Do you struggle with time management and taking on too many projects? There are so many things that we homesteaders want to do but often we overextend ourselves and then get overwhelmed.
In today's podcast, Pioneering Today episode #293, I share tips on how to be more organized and focused so you can be more productive and continue to make progress towards greater self-sufficiency on your homestead.
Figuring out how to manage your time daily when you want to learn and do “all the things” can be tough. No matter where you're at in your homesteading journey, there's always some type of new skillset that you're eager to learn or eager to try.
In This Episode:
- Meet Tracy, a member of the Pioneering Today Academy, who started her homestead journey six years ago and lives on 40 acres in Southern Illinois.
- The balance of finishing projects completely, or finishing projects as money allows and staying debt-free.
- Why planning is twice as important as the actual “doing” of a project.
- What to consider when making money or earning a living using homesteading skills.
- Brainstorming ideas on how to teach classes on homesteading skills.
- Tips on just getting started!
If you like this series where I'm helping members of the Pioneering Today Academy troubleshoot their homesteading struggles?
- How to Create a Gardening Plan to Grow More in a Small Space
- How to Grow a Large Scale Garden & Raise Livestock Without Acreage
More Homesteading Articles
- Day in the Life on the Homestead
- How to Buy a Homestead – What to Look For
- Creating a Homestead Business That Makes Money
- What to do When Homesteading Gets Tough
- What To Do FIRST On Your Homestead (Or What To Do NEXT)
- Self Sufficient Homesteading Tips for the Long Haul
- How to Earning a Living from Your Homestead
- What To Do When Your Family Isn’t Onboard with Homesteading (Or Something You’re Passionate About)
- How to Get Everything Done in a Day Without Wasting Time or Getting Distracted
Melissa Norris: Hey Pioneers, and welcome to episode number 293. Today's episode is a bringing back the popular series where I am doing a personal consult with a member of the Pioneering Today Academy. And this one is really one that I think you're going to enjoy because we start to break down how to manage your time when you want to learn all of the things. So no matter where you're at in your homesteading journey, there is always some type of new skill set that you are eager to learn or you're eager to try, or you may even be just trying to keep up with all the things that you want to do on your homestead already.
Melissa Norris: So I break down the tips that I use in order to get everything done, both from the business standpoint of running the academy and my courses and the website and this podcast, all of those things, plus the actual homesteading lifestyle where we're raising a good portion of our food, doing sourdough, making things from scratch, preserving our food, all the things that come with self-sufficiency. And then of course, now, I'm having my children at home, so they have school at home, being a wife, all the fun household things like making sure everybody is fed, clothed and some semblance of order and housecleaning alongside with it.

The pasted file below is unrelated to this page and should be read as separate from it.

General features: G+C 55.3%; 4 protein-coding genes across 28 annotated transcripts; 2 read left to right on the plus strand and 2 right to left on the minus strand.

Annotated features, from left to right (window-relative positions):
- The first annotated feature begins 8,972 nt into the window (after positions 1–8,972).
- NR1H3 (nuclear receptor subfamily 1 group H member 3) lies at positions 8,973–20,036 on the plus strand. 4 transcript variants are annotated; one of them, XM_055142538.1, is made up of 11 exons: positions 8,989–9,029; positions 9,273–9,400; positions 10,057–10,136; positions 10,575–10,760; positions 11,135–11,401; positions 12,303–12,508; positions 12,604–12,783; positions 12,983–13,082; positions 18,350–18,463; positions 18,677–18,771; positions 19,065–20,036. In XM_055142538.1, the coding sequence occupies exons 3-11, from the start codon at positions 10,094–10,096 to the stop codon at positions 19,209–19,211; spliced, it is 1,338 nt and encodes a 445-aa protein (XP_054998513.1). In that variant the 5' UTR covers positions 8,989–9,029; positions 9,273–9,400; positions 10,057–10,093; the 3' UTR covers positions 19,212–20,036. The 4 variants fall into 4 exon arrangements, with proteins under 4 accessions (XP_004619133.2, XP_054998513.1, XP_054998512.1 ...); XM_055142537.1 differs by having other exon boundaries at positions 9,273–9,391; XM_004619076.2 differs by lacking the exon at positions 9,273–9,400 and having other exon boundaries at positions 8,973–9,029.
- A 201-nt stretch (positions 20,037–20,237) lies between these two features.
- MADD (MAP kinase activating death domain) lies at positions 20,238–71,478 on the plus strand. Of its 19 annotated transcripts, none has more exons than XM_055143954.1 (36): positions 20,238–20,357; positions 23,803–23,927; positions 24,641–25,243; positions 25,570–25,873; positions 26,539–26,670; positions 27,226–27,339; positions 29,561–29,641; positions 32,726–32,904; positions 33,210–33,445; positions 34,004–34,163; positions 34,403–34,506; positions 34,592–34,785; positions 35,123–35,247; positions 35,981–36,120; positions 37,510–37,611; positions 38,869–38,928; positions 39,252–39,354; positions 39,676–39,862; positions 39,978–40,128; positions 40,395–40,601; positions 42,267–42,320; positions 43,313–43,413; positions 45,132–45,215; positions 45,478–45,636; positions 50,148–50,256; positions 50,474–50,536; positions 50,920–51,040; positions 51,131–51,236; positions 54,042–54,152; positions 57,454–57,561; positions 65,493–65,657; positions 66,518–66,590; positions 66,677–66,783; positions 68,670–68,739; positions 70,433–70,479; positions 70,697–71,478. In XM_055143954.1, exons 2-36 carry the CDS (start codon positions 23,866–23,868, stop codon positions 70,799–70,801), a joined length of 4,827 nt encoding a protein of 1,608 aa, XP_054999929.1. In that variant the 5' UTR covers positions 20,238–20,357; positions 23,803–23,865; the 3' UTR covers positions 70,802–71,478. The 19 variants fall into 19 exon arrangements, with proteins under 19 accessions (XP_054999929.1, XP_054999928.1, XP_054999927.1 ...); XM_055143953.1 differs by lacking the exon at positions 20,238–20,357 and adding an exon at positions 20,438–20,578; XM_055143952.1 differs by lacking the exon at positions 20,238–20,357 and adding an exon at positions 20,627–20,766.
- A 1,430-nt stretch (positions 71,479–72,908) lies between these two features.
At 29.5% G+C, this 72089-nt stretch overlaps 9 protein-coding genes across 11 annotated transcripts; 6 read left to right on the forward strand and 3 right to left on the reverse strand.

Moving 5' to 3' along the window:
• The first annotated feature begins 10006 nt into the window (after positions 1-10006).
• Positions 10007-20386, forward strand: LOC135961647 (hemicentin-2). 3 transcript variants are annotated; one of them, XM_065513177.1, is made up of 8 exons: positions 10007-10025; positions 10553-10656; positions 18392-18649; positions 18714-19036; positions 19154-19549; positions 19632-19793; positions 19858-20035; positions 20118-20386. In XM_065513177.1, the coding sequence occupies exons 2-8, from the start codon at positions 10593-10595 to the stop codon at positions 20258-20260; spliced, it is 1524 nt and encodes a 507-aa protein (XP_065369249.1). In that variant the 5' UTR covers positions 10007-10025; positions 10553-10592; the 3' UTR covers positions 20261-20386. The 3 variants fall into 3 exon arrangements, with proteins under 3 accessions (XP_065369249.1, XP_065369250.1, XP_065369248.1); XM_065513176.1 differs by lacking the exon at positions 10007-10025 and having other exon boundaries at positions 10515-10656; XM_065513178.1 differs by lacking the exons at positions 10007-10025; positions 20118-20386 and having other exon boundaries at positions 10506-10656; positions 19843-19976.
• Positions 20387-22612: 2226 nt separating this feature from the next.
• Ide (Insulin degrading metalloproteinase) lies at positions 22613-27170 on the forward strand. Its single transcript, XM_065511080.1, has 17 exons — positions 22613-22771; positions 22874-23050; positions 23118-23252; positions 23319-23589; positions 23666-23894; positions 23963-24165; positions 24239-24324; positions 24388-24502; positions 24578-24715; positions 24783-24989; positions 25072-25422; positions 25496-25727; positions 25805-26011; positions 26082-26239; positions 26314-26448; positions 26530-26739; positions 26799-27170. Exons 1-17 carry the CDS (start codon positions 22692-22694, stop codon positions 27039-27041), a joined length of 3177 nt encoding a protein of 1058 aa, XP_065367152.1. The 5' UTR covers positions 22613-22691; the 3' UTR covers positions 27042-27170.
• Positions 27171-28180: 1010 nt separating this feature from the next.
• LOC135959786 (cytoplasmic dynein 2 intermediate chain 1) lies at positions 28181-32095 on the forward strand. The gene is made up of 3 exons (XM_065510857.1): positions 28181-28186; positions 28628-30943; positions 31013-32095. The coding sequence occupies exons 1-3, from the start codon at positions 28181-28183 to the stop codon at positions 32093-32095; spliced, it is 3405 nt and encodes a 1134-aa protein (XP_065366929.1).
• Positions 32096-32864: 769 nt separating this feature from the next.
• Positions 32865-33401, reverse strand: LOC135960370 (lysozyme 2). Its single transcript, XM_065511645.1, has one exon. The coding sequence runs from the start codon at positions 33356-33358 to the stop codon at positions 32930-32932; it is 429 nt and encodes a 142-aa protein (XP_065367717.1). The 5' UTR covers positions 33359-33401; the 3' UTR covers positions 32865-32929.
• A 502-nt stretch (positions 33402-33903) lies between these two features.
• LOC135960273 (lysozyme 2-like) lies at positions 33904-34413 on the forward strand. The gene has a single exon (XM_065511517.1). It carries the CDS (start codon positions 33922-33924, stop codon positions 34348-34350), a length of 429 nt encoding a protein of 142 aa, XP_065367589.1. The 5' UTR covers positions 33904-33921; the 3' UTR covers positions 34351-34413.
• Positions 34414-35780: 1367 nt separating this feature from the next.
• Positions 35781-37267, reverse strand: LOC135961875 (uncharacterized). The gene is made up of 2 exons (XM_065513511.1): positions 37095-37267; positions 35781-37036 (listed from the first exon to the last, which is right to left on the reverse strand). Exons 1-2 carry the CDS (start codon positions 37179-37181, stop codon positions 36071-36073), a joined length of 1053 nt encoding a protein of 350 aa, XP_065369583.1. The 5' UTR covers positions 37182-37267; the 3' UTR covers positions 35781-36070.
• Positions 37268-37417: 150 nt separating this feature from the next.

Melissa Norris: And personal care, so making sure that I am exercising, working out, doing all of those different things can be a juggling act, even just spelling it all out or literally listing it all out for you right now. I'm like, "Man, that is a lot." So how to get those things done. And then, what I really think you'll enjoy about this episode is if you have ever wondered or maybe had dreams or a goal of making money from your homestead or doing some type of homesteading business, and actually, the tips and the things that I share, it may not even be a homesteading related business per se, but other things that you're looking at of running a business on your own or bringing in some type of side income, though, in this consult specifically, it is revolving around homesteading skills.
Melissa Norris: So if you are new to the podcast or new to this series, this is where members of the Pioneering Today Academy, which is my online membership, have the opportunity for, I guess you'd call it a hot seat in a way, but they come on the podcast, they get personal consult time with me with an issue that they're dealing with or they want to have more questions answered or some help with, and you get to listen in and get the benefit, if they are questions that you have too. So far, this new series that we've been doing on the podcast has really been a big hit. So I would love your feedback. I hope you enjoy it as much as I do. And I think you're going to get a lot out of this episode today with Tracy.
Melissa Norris: If you are interested in becoming a member of the Pioneering Today Academy and also doing one of these, you can go to melissaknorris.com/PTA, for Pioneering Today Academy, and either get on the wait list if we're not open for new members and then you'll be emailed as soon as we are, or if we're open, you'll be able to join right then and there. So without further ado, let's go straight today's episode.
Melissa Norris: Well, I am so excited to get to chat with you today and have you on the podcast. So Tracy, welcome to the podcast.
Tracy: Thank you. Glad to be here.
Melissa Norris: Yeah. Tracy and I have actually known each other for at least a couple of years now. I was trying to remember back and I'm like, we've known each other for quite a while. Obviously, just getting to meet virtually is how we got connected. But I feel like we've been friends for a couple of years now, and it's been really fun to watch your guys' homestead evolve. And as you've gotten to do more things on your guys' place, you guys have really been working on that. But for those who don't have the privilege of knowing you, like I do it, and getting to see what you guys are doing, just give everybody just a little bit of a brief of where your homestead journey is at and your guys' place.